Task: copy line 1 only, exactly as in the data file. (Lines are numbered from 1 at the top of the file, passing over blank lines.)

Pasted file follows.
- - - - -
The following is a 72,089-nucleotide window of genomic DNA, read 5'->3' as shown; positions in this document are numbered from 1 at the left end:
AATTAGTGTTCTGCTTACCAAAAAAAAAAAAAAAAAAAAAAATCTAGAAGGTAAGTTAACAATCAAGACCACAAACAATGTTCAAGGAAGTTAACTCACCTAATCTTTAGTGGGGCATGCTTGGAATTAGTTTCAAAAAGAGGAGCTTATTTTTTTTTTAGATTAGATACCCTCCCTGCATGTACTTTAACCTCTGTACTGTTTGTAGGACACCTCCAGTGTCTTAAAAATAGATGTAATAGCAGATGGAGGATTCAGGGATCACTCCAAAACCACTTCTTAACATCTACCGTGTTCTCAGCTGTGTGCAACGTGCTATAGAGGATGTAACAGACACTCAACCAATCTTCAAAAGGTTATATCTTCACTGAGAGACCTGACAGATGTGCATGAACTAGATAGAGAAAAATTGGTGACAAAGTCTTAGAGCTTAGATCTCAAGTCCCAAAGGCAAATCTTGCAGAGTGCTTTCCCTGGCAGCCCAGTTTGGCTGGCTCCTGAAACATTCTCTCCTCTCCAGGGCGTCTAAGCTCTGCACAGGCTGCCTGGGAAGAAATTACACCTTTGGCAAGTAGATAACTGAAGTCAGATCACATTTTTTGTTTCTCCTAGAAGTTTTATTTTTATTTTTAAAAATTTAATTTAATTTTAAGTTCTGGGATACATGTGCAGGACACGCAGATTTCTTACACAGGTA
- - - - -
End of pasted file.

The following is a 72,089-nucleotide window of genomic DNA, read 5'->3' as shown; positions in this document are numbered from 1 at the left end: